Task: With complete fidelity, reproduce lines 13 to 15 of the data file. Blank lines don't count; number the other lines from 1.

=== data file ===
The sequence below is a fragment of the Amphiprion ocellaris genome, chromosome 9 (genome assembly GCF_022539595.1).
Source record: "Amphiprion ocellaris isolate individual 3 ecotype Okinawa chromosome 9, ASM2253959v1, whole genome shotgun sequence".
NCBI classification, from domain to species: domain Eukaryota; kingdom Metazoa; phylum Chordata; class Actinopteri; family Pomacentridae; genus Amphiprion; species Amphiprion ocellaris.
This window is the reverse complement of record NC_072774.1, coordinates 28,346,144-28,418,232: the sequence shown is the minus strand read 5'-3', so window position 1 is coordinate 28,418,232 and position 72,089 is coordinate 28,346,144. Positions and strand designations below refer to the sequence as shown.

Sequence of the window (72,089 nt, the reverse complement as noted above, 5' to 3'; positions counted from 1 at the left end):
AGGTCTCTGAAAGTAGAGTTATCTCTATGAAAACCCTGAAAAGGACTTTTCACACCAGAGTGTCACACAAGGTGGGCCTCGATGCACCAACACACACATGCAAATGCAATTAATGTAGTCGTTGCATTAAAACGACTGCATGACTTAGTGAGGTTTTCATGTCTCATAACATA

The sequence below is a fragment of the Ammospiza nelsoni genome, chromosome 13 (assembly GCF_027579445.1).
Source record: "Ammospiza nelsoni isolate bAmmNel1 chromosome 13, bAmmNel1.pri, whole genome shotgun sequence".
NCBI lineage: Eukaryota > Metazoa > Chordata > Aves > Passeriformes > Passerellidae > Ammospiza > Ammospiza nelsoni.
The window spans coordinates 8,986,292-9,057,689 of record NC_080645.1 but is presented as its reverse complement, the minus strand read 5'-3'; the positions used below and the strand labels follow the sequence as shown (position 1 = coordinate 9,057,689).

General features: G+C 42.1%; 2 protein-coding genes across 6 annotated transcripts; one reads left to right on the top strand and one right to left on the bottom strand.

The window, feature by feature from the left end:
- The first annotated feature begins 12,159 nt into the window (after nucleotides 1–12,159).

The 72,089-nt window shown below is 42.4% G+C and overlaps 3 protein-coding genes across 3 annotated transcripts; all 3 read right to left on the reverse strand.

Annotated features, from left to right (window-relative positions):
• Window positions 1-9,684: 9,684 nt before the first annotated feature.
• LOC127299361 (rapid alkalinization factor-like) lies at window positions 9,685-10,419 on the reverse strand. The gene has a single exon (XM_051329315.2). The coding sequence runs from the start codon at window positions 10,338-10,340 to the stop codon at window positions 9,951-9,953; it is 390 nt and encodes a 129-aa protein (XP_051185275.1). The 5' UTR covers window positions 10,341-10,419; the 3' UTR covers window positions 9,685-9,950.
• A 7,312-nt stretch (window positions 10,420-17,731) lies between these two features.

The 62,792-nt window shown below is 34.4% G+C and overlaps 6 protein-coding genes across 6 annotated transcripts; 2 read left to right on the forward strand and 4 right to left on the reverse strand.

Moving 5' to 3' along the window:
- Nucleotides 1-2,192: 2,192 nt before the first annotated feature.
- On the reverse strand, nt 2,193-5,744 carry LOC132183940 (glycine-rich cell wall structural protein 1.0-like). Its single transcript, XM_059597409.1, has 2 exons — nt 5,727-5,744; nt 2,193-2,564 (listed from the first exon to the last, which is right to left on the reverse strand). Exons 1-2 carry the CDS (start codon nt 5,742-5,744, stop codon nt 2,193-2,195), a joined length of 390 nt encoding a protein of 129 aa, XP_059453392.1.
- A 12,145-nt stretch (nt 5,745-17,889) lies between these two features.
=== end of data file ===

- The first annotated feature begins 12,159 nt into the window (after nucleotides 1–12,159).

The 72,089-nt window shown below is 42.4% G+C and overlaps 3 protein-coding genes across 3 annotated transcripts; all 3 read right to left on the reverse strand.

Annotated features, from left to right (window-relative positions):